I think social networks (through the form of websites and apps) have altered the relationship between citizens and established government. As part of the Arab Spring in 2011 (around the same time The Social Network came out), Egyptian activists organized and led rallies to protest their current president. Their anger was aimed at the economic situation and corruption within the government but also involved freedom of speech, feminist issues and police brutality. Activists and journalists turned to Twitter, Facebook and Flickr to show firsthand accounts of what was happening in Tahir Square and raised an enormous amount of global outrage and solidarity, which eventually led to the resignation of the president. The social network campaign was especially heightened due to censorship that was happening in Egypt and led many to realize the power individual voices had in the face of government oppression.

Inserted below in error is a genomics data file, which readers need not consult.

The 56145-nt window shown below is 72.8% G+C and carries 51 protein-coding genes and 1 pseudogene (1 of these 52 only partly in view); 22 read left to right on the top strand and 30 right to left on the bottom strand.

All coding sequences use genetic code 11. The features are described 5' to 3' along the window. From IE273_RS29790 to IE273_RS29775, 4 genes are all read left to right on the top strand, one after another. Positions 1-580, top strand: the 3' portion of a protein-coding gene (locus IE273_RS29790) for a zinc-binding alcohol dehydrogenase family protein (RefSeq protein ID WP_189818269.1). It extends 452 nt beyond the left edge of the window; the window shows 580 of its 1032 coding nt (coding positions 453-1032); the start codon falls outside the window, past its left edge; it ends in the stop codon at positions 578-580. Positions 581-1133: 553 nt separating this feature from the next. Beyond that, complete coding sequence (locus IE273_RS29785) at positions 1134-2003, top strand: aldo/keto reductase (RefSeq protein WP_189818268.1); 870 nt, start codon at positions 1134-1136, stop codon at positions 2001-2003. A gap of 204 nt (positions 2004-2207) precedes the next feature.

A similar situation happened in Ferguson a few months ago, where a few photos and blogs about policy brutality towards blacks in the United States sparked an uproar of activism and civilian revolt. This created an unprecedented amount of civilian interest and critical analysis of governmental power, which allowed many Americans to step forward and challenge governmental authority, even in smaller matters. I think the ability of social networks – to spread current news and events among a global audience – is truly changing the way we view government as a whole. Because citizens are realizing the power of social spaces to raise awareness of smaller causes and uniting with others that share this drive, they are taking the power away from government and spreading it among themselves. In this way, the masses become more worthy of fear than the government because they have learned how to use social networks – a tool necessary to spark change – as a weapon against injustice.